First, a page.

Military community pays tribute to 'true friend' Robin Williams

Robin Williams participated in United Service Organization (USO) tours for more than a decade, entertaining troops in war zones from Afghanistan to Iraq to Kuwait. He made many trips to 13 different countries and performing stand-up routines for almost 90,000 troops. So the news of his death -- believed to be a suicide -- sent shock waves through the U.S. armed forces.

Secretary of Defense Chuck Hagel said Monday that the entire Department of Defense community "mourns the loss" of the Hollywood figure.

"Robin was a gifted actor and comedian, but he was also a true friend and supporter of our troops," he said in a statement. "From entertaining thousands of service men and women in war zones, to his philanthropy that helped veterans struggling with hidden wounds of war, he was a loyal and compassionate advocate for all who serve this nation in uniform."

The USO added that "Robin circled the globe entertaining troops and families. He will always be a part of our USO family and will be sorely missed."

Fellow Hollywood actor Gary Sinise, himself a tireless advocate for the troops, took to Twitter to acknowledge Williams's "genius as an artist and comedian," and his love for the armed forces which "no doubt was much appreciated by all who serve."

Indeed it was.

"In the military in the last 15 years? Then you've probably got a Robin Williams story," one former service member tweeted. Another wrote "thanks for making us laugh when we needed it the most." Another observed that he was a "beloved figure" on base while one veteran tweeted: "Nobody had our back more than the great Robin Williams. A generation of troops will forever be grateful."

Williams, 63, was said to be in a deep depression in the past weeks, something many veterans can relate to.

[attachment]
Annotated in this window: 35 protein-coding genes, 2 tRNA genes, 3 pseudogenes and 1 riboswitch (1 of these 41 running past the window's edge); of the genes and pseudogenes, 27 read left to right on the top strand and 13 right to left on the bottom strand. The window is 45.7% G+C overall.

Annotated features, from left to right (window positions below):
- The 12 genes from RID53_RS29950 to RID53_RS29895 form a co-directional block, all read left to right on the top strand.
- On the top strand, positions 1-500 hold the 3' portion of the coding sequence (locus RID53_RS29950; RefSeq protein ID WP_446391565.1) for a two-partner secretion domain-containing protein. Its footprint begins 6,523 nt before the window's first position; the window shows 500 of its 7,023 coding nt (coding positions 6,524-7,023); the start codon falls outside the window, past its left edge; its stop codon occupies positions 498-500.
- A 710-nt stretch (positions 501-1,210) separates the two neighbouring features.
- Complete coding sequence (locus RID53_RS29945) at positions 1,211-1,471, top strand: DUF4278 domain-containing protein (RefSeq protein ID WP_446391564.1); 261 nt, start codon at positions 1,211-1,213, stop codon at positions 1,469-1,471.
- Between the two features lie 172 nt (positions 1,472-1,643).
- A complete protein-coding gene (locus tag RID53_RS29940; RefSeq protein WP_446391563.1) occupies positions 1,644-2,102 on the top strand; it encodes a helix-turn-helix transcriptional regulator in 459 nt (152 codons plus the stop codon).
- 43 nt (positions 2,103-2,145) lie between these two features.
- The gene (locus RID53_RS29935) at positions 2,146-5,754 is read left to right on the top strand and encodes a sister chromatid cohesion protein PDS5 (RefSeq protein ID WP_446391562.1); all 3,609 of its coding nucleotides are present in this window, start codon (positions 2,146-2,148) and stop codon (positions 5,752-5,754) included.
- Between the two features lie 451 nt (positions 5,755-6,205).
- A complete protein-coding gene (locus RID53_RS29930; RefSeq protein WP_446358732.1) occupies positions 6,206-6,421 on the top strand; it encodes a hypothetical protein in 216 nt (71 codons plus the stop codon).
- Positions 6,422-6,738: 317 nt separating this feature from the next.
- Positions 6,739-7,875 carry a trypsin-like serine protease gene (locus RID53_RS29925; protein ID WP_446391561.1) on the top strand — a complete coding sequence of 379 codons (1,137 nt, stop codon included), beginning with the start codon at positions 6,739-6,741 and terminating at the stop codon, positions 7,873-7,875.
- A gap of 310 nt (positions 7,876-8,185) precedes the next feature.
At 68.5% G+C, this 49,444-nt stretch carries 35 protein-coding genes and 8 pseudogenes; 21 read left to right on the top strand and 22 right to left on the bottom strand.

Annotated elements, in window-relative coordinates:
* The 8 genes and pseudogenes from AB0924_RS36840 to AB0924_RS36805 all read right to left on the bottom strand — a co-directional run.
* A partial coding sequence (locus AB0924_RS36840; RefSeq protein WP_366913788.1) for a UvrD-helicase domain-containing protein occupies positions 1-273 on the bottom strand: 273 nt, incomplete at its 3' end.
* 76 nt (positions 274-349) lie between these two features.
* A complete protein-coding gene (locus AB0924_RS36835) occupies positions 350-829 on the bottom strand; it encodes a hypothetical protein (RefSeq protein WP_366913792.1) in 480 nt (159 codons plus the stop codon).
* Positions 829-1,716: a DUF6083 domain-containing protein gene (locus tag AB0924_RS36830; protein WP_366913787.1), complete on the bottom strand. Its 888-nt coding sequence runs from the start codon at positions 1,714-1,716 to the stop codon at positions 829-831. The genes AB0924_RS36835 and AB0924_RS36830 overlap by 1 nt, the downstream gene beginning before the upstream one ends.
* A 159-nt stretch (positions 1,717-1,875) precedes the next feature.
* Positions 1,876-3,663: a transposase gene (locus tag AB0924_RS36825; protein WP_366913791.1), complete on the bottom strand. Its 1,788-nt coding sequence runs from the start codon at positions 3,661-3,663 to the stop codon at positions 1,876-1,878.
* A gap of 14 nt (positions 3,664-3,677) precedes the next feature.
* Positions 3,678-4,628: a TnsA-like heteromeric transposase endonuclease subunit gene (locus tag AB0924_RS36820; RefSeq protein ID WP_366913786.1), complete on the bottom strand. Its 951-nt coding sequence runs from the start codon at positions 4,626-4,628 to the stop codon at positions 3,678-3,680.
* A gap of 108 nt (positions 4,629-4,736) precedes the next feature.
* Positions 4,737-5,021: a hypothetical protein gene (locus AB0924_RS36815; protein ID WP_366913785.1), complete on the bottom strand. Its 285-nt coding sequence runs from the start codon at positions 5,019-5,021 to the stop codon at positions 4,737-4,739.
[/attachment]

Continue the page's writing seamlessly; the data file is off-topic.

"Many veterans are expressing their grief, because depression does not discriminate. It effects the best of us as much as it craves attention from the worst in us. Robin put himself out there so much, especially for troops in combat," Lt. Col. Arnold V. Strong, an Army Reserve officer and veteran of Iraq and Afghanistan, told FOX411. "I saw him myself in Kuwait in December 2004. So many of us saw him as a heart of gold, despite his demons."

Strong also noted that many in the military community are hurting to hear of Williams's death because "we too have our own ghosts and inner hurts" and depression powerfully resonates.

"Far too many of us are dealing with these issues through prescription drugs that are but one tool in a much broader tool kit of healing arts," he said. "I fear that the initial sadness that so many of us are expressing may just as easily turn to anger within days because we all know fellow veterans that have taken their own lives." posted a tribute to Williams highlighting perhaps on of his most memorable interactions with deployed men and women, a 2007 appearance to Camp Arifjan, Kuwait.

In the video, the actor is left stunned when, suddenly, everyone turns away from him as a "Retreat" ceremony begins during his stand-up routine. Williams was unaware at the time that the American flag on base was being lowered to end the day and by tradition, troops immediately stand at attention.

The humble performer improvised with a humorous response.

"I'm not going to forget that. I've never had an entire audience just go 'forget you!' he lamented, before turning his own back on the large crowd of laughing soldiers.

According to a source closely connected to the late comedian, he was very earnest and deeply engaged with issues involving our military.

"Robin was very sensitive and compassionate person," said the insider. "He cared a lot about the men and women over there fighting."

"He really put his money where his mouth is," one prominent entertainment industry added. "Unlike so many, when he sought to help people, he really went ahead and helped people."

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